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Front. Genet., 07 April 2021 |

Dynamic Transcriptome Sequencing of Bovine Alphaherpesvirus Type 1 and Host Cells Carried Out by a Multi-Technique Approach

Dóra Tombácz1, Norbert Moldován1, Gábor Torma1, Tibor Nagy2, Ákos Hornyák3, Zsolt Csabai1, Gábor Gulyás1, Miklós Boldogkői1, Victoria A. Jefferson4, Zoltán Zádori3, Florencia Meyer4 and Zsolt Boldogkői1*
  • 1Department of Medical Biology, Faculty of Medicine, University of Szeged, Szeged, Hungary
  • 2Department of Biochemistry and Molecular Biology, Faculty of Medicine, University of Debrecen, Debrecen, Hungary
  • 3Institute for Veterinary Medical Research, Centre for Agricultural Research, Budapest, Hungary
  • 4Department of Biochemistry & Molecular Biology, Entomology & Plant Pathology, Mississippi State University, Starkville, MS, United States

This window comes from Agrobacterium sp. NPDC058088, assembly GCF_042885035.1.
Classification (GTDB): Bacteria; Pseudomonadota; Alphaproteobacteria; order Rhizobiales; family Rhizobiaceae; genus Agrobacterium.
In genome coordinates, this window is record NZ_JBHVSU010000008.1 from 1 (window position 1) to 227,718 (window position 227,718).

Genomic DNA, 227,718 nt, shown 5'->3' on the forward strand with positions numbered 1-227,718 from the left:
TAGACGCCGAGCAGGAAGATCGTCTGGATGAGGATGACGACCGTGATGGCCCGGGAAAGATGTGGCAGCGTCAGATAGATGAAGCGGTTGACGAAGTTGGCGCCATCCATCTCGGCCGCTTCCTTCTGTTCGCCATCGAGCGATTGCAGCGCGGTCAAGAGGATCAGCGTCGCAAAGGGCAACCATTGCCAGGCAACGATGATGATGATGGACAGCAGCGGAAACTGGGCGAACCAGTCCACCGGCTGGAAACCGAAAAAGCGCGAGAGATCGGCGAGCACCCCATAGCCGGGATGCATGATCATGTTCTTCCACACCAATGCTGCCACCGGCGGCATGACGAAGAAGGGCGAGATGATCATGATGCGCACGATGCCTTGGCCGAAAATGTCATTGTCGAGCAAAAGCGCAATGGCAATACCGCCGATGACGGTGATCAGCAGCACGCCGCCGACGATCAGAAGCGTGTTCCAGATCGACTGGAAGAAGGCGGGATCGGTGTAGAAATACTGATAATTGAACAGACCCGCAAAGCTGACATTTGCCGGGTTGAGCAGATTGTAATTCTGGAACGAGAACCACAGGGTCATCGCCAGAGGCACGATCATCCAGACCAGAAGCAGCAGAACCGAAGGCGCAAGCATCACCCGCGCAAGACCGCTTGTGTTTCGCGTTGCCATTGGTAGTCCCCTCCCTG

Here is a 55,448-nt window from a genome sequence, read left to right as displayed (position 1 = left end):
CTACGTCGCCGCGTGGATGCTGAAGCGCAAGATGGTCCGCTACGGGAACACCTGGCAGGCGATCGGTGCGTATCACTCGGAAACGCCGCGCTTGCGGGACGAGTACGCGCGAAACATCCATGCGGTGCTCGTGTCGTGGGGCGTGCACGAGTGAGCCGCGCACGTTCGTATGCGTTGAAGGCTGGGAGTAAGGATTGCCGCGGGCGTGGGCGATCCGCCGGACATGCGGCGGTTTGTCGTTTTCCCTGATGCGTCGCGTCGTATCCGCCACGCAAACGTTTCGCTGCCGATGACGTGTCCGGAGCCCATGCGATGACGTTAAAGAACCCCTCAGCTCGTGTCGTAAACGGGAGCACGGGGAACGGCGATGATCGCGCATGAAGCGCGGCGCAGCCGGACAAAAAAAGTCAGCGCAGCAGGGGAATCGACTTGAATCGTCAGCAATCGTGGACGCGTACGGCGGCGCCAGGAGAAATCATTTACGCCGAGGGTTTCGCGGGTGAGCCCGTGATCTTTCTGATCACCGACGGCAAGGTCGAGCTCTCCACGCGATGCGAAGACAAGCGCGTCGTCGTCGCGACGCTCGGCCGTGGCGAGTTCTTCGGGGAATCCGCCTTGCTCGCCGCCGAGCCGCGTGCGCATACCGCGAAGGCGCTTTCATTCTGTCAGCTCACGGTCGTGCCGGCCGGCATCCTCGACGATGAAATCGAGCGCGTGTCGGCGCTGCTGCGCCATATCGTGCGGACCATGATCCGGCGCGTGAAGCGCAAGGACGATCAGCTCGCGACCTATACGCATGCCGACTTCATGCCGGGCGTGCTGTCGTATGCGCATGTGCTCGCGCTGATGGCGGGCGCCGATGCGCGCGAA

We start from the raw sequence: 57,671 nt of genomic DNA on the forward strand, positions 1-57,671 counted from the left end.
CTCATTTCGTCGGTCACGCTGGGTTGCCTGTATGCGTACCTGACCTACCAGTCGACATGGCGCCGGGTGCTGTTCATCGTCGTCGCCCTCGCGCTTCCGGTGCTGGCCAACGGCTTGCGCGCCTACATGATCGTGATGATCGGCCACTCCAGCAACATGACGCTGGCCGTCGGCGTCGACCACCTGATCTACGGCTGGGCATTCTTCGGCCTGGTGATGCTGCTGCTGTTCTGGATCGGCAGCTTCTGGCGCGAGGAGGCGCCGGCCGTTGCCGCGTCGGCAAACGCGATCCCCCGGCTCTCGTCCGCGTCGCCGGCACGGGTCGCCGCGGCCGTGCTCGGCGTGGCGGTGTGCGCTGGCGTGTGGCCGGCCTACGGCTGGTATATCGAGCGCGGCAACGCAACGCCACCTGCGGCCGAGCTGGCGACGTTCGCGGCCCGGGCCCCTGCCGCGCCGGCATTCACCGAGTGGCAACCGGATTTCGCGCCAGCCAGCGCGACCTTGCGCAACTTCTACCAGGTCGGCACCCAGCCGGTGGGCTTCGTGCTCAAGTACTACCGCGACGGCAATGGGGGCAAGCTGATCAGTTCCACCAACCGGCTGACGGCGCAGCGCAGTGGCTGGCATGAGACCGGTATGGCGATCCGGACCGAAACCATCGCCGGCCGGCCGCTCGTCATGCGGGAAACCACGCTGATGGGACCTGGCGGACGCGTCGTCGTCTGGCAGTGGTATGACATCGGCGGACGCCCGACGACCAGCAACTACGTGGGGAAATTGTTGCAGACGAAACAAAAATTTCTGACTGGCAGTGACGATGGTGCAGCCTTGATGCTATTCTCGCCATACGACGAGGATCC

Bovine alphaherpesvirus type 1 (BoHV-1) is an alphaherpesvirus causing a disease known as infectious bovine rhinotracheitis (Thiry et al., 2006), which causes serious economic losses in cattle industry (van Oirschot, 1995). As other alphaherpesviruses, e.g., pseudorabies virus (PRV), herpes simplex virus type 1 (HSV-1), and varicella zoster virus (VZV), BoHV-1 is also able to enter a latent state in the host's peripheral ganglia following primary infection (Jones, 1998), from which the virus can be reactivated (Nataraj et al., 1997). Bovine alphaherpesvirus type 1 has a large (~136 kbp) double-stranded DNA genome (d'Offay et al., 2013, 2016), which contains over 70 protein-coding and non-coding genes (Jefferson et al., 2018). Similar to other herpesviruses, BoHV-1 genes can be kinetically characterized as immediate-early (IE), early (E), and late (L) genes (L1: early-late; L2: “real” late), depending on the requirements for gene expression, and the stage of replication cycle they are expressed in (Harkness et al., 2014). The IE genes are transcription factors affecting the expression of other viral genes. E genes encode enzymes involved in DNA synthesis, whereas L genes specify structural components of virions. No well-annotated BoHV-1 transcriptome has been available until now (Glazov et al., 2010).